Ten years is a long time in Shanghai’s rapidly evolving dining scene, and in that time, the city’s first and only Indonesian restaurant, has witnessed many changes. We speak to Venny Haryanti, proprietor of Bali Bistro and long-time Shanghai resident, about how the restaurant has got to where it is today.
First tell us about you and how you came to be in Shanghai.
Hi, my name is Venny Haryanti. I was born in Surabaya, but grew up in the Indonesian capital of Jakarta. During a business trip to Shanghai in 2003, I met my husband, and moved here in 2005 right after our wedding in Indonesia.
How did Bali Bistro come to be open?
Bali Bistro was initially opened by a group of 7-8 Indonesian businessmen who lived in Shanghai, to create a place for the Indonesian community and government officials during the preparation phase of the Shanghai Expo in 2008. Since then, it’s become a platform for business and diplomatic events to introduce Indonesian cuisine to the diverse nationals living in Shanghai. During the Expo in 2010, we were an integral part of the Indonesian Pavilion and hosted numerous events organized by the consulate.
How has the restaurant evolved over the years?
We used to be a restaurant operating on both floors, but we recently started a cafe called Balini Coffee on the ground floor to introduce Kalosi Toraja, coffee that’s grown on our very ownour organic farm in Sulawesi.
At the same time, we updated the style and menu and food presentation to be a bit more modern while keeping the basic Indonesian taste authentic.
In the last few years, we’ve won a few awards in the last few year. We’ve also been named an official partner of the Wonderful Indonesia campaign by Indonesia’s Ministry of Tourism.
As part of our effort to bring the experience of Indonesia to diners, we host Balinese dance and Indonesian live band performances from time to time.
What impressions do local diners have of Indonesian food? Have you been adapting your menu to the palates of locals or would you say youʼre committed to delivering authentic Indonesian fare?
Those who have visited Indonesia and Bali before, and frequent travelers are usually very open to the thick spices we have in some dishes. We have had to tone down the chili without changing other essential ingredients, as most non-Indonesians won’t able to take our level of spicy. Even customers from Sichuan or Hunan who are used to eating spicy food find it too hot as it’s a different chili from what they’re used to in Chinese ma la. Our Indonesian customers usually ask the server to tell kitchen to make it extra spicy.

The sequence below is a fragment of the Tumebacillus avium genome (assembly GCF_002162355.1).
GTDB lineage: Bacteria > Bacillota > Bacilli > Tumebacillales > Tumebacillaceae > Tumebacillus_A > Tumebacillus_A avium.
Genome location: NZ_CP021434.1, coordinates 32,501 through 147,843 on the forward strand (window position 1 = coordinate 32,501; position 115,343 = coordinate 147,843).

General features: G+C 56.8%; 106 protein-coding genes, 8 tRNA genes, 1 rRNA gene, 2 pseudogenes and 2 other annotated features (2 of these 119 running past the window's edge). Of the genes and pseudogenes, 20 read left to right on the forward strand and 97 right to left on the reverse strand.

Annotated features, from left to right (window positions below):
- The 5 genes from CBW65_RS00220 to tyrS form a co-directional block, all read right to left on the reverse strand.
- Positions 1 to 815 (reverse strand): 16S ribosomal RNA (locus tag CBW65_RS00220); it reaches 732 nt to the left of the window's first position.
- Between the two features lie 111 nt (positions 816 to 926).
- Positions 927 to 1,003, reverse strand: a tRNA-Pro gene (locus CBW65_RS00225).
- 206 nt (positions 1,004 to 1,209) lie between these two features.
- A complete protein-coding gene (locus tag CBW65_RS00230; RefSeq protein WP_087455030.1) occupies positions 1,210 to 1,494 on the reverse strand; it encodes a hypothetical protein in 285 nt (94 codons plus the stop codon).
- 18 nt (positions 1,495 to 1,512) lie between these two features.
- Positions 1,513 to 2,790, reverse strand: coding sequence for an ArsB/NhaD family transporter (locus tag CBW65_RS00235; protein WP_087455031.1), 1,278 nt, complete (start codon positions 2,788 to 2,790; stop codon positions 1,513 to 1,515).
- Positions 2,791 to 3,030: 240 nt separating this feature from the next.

What are some signature dishes or what is popular among guests?
For big parties: definitely the tumpeng, or Volcano Rice, which needs to be ordered a day or two in advance. For lunch: our Beef Rendang set (Rendang was voted as CNN Worldʼs best food in 2014), Ayam Goreng set, and Bakso (Beefball) are popular. Bakso is the favorite dish of our current President Jokowi. For dinner, you might want to go for the Gado-Gado, satay platters, Tahu Telor (tofu egg), Ayam Bakar (grilled chicken), and Garang Asem. My current personal favorites when hosting friends are the soft-shell crab, Ayam Suwir, and grilled salmon.
What challenges do you currently face as a restaurant in Shanghai?
Just the usual – high rent, high labor costs, and ever stricter regulations.
You started your coffee business in recent years. Tell us about that.
Our family business back home in Indonesia is in coffee. Our grandparents migrated from Quanzhou, Fujian to Indonesia and made a living by selling coffee to feed their 7 children. We now have vertically-integrated business that consists of our own farm, roastery, 130 coffee shops, and even a coffee processing company in Indonesia. I feel itʼs our duty to introduce Indonesian coffee to China. Balini Coffee serves Kalosi Toraja from our own farm which has a very interesting history and is grown completely organically.
What advice would you have for other would-be restaurateurs?
This industry, while fun and full of friendly people, isn’t as glamourous as it appears to be. Be ready for long hours of loving and managing people, receiving complaints, working on details, and having to continuously brainstorm creative ideas. If you’re here looking to make money in the short term, you’re better off looking elsewhere.
Bali Bistro is located on 75 Wanhangdu Road (万航渡路75号) and is celebrating its 11th anniversary on May 25. The dinner party happens at 7-9pm and will feature a Balinese dance performance, live music and a lucky draw.
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